A warm and cozy visit with Ireland’s Book of Kells

 I was once a Florida boy and now I’m a Caribbean man. Bitter, bone-numbing cold fits no where into that biography. So when I found myself in freezing Dublin, Ireland, unable to speak clearly or feel my ears, the last thing I wanted to do was walk to some ancient university to see an old Bible. Standing in front of my hotel as arctic winds threatened to turn my corneas into ice cubes. All I could think of was spending the day back in my room under the covers. But that would be selfish, as well as negligent. I have two young children and they deserve something more than comfort, warmth, and television. I felt it was my obligation as a parent to educate them whenever possible and, yes, teach them how to suffer courageously. So, frostbite be damned, we set off to see the Bible.
      About halfway to our destination I began to feel confident and upbeat. “This cold ain’t so bad,” I thought. “I’m starting to warm up. Piece of cake.” At just that moment, of course, it began to rain. Yes, what felt like little drops of liquid nitrogen fell from the heavens, seemingly just to torment me. It was then my seven-year-old daughter spoke those horrible, dreaded words that were nothing less than a dagger plunging into my heart: “Daddy, pick me up.”
      Now I’m racing down the street with girl in arm, boy in hand, ice on head. Finally we make it to the sheltering stone walls of Trinity College. This very old university looks like a museum itself but is far from dead. As Ireland’s top-ranked institution, it remains noisy and vibrant with young students and old professors bustling about. Founded in the 1500s, it has played a significant role in Irish history and culture for centuries. I’m in awe of the number of minds that have passed through here over the last five centuries.
      Entering the on-campus museum that houses the Bible we came to see is like walking into paradise. It’s so warm and dry, I decide that we may never leave. The Book of Kells, that Bible we came to see, is displayed in a dimly lit room. This is no ordinary holy book. More than a thousand years old, it’s an Irish treasure and obvious masterpiece. It contains the four gospels, in Latin, and glows with spectacular artwork. Some dedicated monks clearly spent a long time on this one. The museum plays an interesting video that explains how the book was made. The pages are calf skin. It took about 150 calves to make the book. The entire process is labor-intensive, to say the least.
      Earlier in the week I had visited the National Museum of Ireland where I learned all about how the Vikings repeatedly raided, plundered, pillaged and raped the unfortunate people of Dublin. It’s amazing that the Book of Kells survived all that. It gets its name, by the way, from the name of a church that once kept it.
      The Book of Kells is impressive, both for its age and artistic beauty. Accuracy, however, is another matter. Scholars point out that the book is littered with errors in the text. Oh well, you can’t have everything. Besides, those monks probably had poor lighting to contend with.
      The Book of Kells is well worth seeing for anyone with an interest in Christianity, Ireland, or history in general. My kids didn’t exactly ooze excitement in the presence of this medieval book, but neither did they rebel and demand to leave. So that’s a passing grade in my book.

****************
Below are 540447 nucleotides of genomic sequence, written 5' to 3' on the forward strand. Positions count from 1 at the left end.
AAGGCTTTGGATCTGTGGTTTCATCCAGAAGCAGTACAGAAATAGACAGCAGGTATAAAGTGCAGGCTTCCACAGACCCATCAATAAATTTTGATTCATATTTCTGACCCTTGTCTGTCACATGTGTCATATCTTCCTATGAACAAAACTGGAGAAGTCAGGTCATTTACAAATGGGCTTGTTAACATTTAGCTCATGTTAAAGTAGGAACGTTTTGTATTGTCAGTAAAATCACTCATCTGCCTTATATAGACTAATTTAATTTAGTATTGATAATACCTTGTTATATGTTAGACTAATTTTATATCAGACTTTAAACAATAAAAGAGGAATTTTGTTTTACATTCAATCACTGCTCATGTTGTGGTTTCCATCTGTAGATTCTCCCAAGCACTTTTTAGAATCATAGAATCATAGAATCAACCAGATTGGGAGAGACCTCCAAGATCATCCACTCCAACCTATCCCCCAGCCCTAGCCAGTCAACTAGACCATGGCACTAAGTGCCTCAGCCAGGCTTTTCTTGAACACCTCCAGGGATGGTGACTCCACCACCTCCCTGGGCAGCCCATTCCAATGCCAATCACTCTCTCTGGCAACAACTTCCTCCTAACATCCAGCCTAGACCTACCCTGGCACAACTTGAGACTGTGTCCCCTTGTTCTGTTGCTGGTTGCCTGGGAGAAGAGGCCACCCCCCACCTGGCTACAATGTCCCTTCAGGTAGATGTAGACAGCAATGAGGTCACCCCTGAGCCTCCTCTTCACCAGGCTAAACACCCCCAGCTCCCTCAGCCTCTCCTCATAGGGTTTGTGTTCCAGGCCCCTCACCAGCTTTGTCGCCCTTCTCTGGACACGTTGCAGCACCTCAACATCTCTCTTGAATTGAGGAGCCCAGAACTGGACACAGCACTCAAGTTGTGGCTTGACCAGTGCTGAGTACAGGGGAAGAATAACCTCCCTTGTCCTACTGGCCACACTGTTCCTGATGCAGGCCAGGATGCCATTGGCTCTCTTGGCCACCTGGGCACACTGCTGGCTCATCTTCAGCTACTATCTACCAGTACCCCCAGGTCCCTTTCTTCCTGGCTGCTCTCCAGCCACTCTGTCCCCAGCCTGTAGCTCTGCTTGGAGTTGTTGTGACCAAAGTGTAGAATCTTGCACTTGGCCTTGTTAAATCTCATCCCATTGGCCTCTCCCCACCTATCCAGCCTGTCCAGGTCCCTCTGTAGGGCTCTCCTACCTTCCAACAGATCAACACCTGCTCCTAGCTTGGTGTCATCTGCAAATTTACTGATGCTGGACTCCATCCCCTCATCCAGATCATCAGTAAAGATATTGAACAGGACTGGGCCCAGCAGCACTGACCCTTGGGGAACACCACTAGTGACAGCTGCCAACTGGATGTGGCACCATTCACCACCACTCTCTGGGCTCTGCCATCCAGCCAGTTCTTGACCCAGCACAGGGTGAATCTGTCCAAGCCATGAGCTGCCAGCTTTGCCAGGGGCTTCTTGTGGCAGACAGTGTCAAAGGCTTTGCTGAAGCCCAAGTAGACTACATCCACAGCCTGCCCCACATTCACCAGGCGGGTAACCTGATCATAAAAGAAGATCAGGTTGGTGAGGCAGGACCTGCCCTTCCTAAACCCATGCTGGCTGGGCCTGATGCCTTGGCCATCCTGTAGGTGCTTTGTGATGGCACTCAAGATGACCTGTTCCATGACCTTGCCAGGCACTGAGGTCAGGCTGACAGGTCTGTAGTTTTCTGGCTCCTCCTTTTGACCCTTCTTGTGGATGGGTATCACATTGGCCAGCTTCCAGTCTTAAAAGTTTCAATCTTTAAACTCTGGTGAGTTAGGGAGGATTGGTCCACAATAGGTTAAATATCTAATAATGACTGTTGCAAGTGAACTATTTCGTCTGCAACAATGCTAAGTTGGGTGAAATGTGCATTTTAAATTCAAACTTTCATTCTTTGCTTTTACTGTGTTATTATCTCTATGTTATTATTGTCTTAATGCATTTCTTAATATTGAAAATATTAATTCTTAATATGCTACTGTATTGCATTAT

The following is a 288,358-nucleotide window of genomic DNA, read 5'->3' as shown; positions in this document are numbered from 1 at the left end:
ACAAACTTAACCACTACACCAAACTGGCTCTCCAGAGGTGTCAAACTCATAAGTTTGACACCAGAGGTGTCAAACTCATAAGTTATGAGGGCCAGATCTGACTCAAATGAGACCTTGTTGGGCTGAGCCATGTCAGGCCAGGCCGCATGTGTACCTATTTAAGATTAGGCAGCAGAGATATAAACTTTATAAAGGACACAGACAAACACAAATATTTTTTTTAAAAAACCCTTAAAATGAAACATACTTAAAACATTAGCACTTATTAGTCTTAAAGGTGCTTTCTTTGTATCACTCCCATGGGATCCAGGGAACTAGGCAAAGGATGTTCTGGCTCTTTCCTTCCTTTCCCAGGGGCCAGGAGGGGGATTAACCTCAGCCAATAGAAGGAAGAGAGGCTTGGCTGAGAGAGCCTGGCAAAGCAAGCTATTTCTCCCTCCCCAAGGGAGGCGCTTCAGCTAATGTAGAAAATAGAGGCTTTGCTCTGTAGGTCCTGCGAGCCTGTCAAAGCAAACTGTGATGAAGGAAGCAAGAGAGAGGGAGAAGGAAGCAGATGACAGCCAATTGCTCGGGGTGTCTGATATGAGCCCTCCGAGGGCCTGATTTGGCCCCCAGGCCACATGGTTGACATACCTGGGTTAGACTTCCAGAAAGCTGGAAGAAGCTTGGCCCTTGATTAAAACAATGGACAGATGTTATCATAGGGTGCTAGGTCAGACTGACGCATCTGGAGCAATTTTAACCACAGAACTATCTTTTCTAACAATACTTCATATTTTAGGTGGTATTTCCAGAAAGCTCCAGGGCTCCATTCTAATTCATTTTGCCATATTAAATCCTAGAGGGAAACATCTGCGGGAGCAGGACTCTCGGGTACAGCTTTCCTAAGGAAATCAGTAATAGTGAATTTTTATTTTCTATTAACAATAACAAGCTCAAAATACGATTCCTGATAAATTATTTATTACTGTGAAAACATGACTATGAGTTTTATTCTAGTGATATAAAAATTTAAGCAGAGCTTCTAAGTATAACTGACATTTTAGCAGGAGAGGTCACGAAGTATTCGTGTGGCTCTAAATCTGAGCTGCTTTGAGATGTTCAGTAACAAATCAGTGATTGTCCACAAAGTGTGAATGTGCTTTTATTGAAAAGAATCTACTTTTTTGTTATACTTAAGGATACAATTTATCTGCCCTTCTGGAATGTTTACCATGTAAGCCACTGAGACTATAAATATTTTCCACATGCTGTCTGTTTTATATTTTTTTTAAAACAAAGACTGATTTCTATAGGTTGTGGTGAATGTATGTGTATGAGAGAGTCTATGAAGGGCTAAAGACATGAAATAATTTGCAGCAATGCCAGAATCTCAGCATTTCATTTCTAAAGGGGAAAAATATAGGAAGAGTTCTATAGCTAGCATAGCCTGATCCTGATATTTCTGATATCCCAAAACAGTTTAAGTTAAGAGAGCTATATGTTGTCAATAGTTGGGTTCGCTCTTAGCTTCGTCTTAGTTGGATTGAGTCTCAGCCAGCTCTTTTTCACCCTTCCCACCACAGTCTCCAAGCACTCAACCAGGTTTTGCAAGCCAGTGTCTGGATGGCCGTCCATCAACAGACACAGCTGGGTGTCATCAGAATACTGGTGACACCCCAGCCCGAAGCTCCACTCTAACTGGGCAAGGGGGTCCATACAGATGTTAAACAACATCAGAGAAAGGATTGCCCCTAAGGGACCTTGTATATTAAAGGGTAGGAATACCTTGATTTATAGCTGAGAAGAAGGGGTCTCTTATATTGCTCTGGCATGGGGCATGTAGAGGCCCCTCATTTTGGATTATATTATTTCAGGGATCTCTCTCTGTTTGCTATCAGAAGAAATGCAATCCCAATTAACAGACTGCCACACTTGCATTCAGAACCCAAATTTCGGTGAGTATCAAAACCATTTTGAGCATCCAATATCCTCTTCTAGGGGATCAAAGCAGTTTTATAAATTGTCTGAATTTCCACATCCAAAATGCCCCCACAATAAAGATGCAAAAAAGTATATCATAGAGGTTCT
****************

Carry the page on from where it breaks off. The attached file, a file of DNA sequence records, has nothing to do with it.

Interesting as the Book of Kells may be, however, the Long Room is the highlight of the day for me. As I enter this special chamber of the “Old Library” my heartbeat rises. For all of my life, when I dreamed of the perfect library, this is what I saw. And, now, here it is, no longer a fantasy.
      The room contains about 200,000 of the Library’s oldest books. Marble busts of great thinkers and writers line both sides of the walkway. I sense my IQ rising just by standing here and breathing the air. If I had a duplicate of this room in my house I would never feel the Sun on my face again. When I die I want someone to toss my ashes into a corner of this room.
      Just when I was really beginning to enjoy the dopamine dump in my brain and felt nothing could wrong, I spotted a sign that has haunted and tormented me in many museums around the world: “Photography is strictly forbidden within the Old Library Building”. No! Not this time! I want a photo of this room.
      I literally stand motionless as the two sides of my soul debate whether or not I should sneak a photo of the Long Hall. This is such a powerful and beautiful scene. I need it in my photo collection. I deserve it. I don’t consider myself a real photographer–I don’t know an aperture from my. . .   Nonetheless, I am totally addicted to capturing beautiful and moving images where ever I may be in the world and this was a shot I felt compelled to snatch. I scan the room for security guards. I see just one and he’s not exactly Elliott Ness. I can do this, no sweat, I think to myself. I reach into my pocket and feel the cold metal of my camera. All I needed is a second to take a steady, no-flash vertical shot of the room. I hit the power button and began to pull out the camera. Then I hear the voice of angel.
      “Daddy, how come they don’t let people take pictures in here?”
      I looked down into the eyes of Marissa, my little girl.
      “Uh, because flash photography might damage old paintings and I suppose they want people to buy their photos in the gift shop,” I say.
      “That’s too bad, I bet you wanted to take a lot of pictures of all these books,” she says.
      “Yeah, sweetheart, I did. But we have to follow the rules. Let’s go, maybe we can find a nice postcard in the gift shop.”
     

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